A fourth prior art process is described by L. W. Cheng et al., Thin Solid Films, 355-356, 412 (1999). In this process, a single crystal silicon substrate is implanted with nitrogen ions prior to doping the source/drain junction. Additional procedures including doping the source/drain junction, depositing nickel onto silicon, and annealing the sample are then performed. Nitrogen ion implantation is found to slow down dopant diffusion and delay transformation from nickel mono-silicide to nickel di-silicide during the high temperature annealing. This process controls dopant transport in shallow source/drain junctions in silicon, but does not improve silicidation of nickel on poly-silicon device structures such as gates. Furthermore, source/drain dopants (particularly Boron) were poorly activated
Nitrogen has also been used to improve nickel silicidation, in a fifth prior art process described by T. Ohguro et al., IEDM, 453 (1995). This process comprises sputter-depositing nickel onto a single crystal silicon substrate, using a nitrogen containing sputter gas, and then annealing the sample at 400° C. During annealing, nickel reacts with silicon to form nickel mono-silicide. This process forms a uniform nickel mono-silicide thin-film on the surface of the single crystal silicon substrate, without agglomeration. However, this process is difficult to control due to complications, such as non-uniform nitrogen gas pressure within a sputter chamber. This process also does not incorporate nitrogen into the silicon to prevent grain growth in poly-silicon containing substrates.
The prior art processes do not provide a well-controlled way to form a uniform thin nickel mono-silicide film on top of single crystal and polycrystalline silicon. In addition, these processes are difficult to integrate into a nickel salicidation process for high density integrated circuit devices.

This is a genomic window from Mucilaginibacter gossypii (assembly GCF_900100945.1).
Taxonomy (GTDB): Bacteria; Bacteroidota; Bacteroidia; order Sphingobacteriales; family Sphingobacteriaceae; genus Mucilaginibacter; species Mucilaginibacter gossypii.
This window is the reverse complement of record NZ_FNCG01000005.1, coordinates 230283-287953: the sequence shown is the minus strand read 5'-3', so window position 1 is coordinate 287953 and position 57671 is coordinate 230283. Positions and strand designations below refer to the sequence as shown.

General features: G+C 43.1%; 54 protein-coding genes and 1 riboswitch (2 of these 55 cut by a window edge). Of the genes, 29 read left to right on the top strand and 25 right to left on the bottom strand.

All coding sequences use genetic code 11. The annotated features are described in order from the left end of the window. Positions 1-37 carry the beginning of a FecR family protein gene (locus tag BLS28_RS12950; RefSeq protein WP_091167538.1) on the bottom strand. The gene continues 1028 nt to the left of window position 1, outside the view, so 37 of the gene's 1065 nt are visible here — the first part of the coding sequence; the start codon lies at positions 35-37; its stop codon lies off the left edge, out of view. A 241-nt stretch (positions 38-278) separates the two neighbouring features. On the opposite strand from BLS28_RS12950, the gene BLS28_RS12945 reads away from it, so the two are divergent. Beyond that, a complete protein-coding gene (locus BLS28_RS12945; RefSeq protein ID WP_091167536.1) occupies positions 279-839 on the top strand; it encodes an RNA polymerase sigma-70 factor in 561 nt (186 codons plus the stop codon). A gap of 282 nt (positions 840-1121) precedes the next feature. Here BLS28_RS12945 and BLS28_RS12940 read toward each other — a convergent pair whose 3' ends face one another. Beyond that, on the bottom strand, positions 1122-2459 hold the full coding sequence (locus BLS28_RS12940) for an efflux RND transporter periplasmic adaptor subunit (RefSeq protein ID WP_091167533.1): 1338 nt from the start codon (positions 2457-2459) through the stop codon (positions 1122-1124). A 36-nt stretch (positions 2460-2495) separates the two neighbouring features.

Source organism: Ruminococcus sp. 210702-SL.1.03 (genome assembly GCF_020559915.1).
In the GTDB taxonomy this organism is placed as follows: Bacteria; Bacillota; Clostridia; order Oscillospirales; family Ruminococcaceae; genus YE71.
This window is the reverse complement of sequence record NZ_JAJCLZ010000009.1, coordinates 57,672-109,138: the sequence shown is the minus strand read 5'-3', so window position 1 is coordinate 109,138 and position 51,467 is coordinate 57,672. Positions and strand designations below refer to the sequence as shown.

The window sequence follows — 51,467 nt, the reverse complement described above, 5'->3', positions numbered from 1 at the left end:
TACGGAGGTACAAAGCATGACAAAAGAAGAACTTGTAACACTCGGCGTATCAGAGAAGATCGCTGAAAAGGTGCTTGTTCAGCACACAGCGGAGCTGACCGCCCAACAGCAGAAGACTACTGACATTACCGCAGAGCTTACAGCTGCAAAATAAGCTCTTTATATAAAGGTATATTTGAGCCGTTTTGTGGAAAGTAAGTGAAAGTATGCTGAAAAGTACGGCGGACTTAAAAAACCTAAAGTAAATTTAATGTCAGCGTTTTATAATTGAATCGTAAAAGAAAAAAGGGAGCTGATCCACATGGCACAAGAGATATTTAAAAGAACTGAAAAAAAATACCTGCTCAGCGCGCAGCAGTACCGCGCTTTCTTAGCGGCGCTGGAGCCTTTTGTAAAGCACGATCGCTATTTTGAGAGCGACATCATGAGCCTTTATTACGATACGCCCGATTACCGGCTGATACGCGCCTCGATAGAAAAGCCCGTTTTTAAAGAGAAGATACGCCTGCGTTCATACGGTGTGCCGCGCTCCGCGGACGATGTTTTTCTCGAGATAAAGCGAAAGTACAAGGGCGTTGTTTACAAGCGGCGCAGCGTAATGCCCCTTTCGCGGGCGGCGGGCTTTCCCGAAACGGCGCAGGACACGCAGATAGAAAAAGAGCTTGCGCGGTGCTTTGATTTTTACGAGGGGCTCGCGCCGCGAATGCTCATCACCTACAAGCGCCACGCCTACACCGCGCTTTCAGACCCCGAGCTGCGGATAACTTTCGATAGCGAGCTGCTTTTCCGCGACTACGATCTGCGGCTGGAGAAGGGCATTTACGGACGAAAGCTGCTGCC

- SUMMARY OF THE INVENTION
There is therefore a need in the art for a nickel salicide process that forms a uniform nickel mono-silicide thin-film on single crystal and polycrystalline silicon underlayers. Ideally, this method should (1) form nickel mono-silicide under a broad range of annealing temperatures; (2) form nickel mono-silicide without further transformation to higher resistivity nickel di-silicide; (3) restrict grain growth in nickel mono-silicide to prevent thin-film agglomeration; and (4) restrict silicide enhanced grain growth in poly-silicon to prevent layer inversion. This method should also be compatible with standard processing of source/drain contacts, gate electrodes, and interconnects in high density integrated circuit devices.
Some embodiments of the invention utilize a nickel salicide process that forms low resistivity gate electrodes and source/drain contacts. These embodiments incorporate nitrogen into the silicon substrate prior to the nickel deposition. The incorporated nitrogen improves uniformity and continuity of thin nickel mono-silicide films that are formed on single crystal and polycrystalline silicon. This nickel salicide process minimizes changes to standard CMOS salicide processes so as to optimize manufacturability and minimize additional cost during fabrication of a wide range of integrated circuit devices.